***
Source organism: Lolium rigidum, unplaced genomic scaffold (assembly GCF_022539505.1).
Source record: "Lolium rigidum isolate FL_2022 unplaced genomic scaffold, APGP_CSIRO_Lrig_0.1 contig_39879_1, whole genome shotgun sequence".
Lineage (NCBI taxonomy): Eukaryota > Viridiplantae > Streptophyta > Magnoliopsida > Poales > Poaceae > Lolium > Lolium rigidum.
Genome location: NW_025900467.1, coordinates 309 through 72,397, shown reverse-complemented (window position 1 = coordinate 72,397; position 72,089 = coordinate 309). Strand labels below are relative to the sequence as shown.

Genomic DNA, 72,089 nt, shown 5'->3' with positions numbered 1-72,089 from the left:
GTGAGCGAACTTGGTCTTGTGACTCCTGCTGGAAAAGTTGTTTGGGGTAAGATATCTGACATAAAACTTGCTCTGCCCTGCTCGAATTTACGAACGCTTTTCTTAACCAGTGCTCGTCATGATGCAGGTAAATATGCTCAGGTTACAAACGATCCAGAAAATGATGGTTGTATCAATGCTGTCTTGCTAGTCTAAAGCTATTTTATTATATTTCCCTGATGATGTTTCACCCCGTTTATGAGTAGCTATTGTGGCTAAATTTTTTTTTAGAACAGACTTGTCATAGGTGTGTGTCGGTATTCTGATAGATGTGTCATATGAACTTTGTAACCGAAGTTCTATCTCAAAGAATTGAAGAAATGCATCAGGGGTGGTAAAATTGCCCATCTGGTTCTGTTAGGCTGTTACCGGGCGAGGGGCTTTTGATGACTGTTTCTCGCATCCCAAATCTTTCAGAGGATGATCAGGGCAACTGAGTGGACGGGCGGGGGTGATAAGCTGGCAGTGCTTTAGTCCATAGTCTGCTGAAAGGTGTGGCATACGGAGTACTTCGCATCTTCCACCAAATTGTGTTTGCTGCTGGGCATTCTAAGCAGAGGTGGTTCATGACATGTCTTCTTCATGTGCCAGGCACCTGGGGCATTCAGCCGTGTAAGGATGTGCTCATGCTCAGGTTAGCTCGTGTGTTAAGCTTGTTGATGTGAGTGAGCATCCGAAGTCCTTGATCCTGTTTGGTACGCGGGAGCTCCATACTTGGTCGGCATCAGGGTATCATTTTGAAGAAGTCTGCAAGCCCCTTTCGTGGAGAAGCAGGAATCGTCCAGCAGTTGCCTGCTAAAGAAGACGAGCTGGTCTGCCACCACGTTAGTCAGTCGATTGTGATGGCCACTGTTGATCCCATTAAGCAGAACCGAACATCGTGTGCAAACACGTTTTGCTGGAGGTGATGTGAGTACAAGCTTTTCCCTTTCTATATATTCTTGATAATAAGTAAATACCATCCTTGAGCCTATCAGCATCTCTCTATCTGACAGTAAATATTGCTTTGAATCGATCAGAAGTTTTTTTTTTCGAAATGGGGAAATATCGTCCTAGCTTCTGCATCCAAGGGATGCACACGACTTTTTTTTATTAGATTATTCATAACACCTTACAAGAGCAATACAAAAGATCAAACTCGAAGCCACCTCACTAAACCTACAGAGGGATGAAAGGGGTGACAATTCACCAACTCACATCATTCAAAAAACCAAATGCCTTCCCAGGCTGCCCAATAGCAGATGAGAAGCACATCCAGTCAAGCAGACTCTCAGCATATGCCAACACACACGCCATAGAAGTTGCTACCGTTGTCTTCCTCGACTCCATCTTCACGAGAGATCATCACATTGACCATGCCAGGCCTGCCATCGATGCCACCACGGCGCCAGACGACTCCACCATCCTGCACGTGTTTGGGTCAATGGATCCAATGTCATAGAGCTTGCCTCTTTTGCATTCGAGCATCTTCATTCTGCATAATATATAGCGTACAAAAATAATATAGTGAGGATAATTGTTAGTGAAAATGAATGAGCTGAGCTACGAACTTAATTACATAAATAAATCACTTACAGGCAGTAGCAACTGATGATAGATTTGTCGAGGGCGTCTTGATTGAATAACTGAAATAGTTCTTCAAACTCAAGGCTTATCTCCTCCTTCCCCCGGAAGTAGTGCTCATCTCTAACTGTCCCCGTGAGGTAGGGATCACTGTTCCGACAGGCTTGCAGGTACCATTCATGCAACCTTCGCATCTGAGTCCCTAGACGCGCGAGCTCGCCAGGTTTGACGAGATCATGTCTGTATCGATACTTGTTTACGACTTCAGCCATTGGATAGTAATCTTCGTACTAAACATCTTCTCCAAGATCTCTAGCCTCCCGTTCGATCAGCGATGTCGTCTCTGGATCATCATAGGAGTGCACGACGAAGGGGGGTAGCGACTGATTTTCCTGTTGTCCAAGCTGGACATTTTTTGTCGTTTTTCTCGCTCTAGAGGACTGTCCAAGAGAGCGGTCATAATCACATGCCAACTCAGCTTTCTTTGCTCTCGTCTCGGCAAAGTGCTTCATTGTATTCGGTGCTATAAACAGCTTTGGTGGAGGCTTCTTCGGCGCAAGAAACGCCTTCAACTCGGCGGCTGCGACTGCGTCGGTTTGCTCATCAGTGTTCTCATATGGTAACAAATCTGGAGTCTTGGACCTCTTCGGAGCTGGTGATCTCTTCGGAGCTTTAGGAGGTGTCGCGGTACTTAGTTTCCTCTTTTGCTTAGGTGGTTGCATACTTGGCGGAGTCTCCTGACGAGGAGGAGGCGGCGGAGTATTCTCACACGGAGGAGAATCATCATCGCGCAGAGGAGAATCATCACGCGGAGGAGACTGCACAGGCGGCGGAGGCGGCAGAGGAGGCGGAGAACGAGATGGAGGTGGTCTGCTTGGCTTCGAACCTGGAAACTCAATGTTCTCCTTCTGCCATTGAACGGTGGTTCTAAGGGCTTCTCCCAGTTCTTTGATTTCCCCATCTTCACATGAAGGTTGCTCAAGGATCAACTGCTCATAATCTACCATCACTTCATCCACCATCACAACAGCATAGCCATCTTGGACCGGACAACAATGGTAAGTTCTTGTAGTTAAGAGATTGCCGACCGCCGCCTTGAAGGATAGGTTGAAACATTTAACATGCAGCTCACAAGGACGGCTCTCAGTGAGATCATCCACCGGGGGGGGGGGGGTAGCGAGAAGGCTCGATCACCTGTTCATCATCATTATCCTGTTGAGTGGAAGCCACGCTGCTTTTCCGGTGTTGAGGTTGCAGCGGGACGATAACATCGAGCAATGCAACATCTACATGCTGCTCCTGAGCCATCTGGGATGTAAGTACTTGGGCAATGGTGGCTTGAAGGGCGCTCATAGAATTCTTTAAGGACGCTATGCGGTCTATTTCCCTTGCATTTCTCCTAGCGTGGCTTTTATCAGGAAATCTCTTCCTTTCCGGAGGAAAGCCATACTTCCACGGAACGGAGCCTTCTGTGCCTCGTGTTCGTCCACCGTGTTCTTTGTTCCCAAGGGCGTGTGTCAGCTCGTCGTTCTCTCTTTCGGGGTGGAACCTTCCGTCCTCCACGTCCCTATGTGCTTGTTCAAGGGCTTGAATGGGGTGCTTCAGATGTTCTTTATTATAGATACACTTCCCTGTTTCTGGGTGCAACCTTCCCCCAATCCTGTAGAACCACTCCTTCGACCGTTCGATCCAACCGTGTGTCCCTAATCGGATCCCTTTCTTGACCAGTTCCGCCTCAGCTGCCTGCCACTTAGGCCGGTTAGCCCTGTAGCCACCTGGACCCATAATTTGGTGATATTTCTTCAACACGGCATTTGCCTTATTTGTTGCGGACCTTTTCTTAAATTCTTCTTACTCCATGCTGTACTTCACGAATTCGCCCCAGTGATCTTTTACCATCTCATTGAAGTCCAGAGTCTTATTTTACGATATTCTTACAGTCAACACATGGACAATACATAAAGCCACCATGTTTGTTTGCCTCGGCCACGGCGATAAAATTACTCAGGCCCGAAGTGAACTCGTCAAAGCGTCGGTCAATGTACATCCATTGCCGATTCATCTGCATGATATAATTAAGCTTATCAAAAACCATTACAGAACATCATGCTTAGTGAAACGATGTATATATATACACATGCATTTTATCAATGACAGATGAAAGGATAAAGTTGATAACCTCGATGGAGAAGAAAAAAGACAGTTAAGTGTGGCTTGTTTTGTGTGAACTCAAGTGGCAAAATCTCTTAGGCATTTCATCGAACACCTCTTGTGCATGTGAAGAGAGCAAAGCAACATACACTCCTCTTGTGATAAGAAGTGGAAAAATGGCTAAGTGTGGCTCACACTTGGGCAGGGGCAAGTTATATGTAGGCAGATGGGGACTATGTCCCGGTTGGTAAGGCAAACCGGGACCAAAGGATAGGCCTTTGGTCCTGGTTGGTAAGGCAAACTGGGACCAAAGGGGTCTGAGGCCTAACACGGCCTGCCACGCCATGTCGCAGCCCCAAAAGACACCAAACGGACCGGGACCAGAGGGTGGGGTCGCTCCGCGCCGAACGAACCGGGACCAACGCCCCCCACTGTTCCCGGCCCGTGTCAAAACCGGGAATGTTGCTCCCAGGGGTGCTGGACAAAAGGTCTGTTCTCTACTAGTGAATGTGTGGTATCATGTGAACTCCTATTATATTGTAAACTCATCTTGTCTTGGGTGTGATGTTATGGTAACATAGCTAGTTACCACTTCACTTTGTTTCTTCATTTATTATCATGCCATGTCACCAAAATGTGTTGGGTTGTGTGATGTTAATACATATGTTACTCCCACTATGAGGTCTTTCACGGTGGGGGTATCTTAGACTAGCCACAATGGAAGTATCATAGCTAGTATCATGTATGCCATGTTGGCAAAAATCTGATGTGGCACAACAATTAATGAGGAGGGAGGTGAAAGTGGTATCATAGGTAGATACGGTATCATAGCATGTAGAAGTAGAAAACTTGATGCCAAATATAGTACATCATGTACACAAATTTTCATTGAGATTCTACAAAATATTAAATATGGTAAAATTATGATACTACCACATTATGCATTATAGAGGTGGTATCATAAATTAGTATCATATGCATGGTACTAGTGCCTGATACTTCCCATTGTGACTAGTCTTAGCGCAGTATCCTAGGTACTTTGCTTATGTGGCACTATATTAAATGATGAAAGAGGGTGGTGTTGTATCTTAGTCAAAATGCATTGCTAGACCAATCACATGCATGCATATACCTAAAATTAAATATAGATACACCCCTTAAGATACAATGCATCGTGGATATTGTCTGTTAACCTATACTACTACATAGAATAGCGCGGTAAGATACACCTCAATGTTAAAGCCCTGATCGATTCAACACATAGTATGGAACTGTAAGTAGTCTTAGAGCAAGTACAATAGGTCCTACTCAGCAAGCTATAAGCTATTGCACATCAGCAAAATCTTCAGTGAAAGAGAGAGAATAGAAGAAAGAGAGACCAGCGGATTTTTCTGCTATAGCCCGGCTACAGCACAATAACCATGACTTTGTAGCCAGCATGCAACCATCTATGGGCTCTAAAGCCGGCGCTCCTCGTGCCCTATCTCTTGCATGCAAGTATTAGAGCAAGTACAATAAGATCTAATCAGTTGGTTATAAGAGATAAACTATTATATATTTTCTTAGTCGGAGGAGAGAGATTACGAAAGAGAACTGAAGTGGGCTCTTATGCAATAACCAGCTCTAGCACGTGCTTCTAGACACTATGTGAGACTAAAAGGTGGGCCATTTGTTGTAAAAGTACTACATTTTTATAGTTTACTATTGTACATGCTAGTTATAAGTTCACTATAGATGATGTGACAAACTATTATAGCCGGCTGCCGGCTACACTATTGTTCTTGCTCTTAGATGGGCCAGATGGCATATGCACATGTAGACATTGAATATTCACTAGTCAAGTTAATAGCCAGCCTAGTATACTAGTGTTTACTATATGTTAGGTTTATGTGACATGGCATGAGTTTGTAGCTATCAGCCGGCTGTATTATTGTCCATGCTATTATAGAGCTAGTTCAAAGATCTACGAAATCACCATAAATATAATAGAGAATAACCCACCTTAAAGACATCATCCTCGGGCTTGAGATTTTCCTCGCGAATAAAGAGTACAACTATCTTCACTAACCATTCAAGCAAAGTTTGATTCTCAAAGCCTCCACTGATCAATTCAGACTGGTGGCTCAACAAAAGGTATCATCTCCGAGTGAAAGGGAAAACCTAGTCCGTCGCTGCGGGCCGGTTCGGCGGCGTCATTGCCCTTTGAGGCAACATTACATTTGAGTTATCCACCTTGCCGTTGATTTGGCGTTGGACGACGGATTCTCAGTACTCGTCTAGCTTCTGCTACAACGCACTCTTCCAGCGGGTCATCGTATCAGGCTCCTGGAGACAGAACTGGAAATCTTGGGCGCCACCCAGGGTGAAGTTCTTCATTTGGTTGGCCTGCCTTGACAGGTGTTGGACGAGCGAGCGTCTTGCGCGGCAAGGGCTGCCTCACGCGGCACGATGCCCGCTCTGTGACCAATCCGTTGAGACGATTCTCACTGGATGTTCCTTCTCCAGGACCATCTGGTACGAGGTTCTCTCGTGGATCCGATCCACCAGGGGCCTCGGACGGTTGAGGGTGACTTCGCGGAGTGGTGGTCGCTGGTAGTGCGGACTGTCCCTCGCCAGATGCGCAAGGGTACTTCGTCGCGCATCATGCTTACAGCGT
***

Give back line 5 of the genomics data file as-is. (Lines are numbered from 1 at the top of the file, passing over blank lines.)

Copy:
Genomic DNA, 72,089 nt, shown 5'->3' with positions numbered 1-72,089 from the left: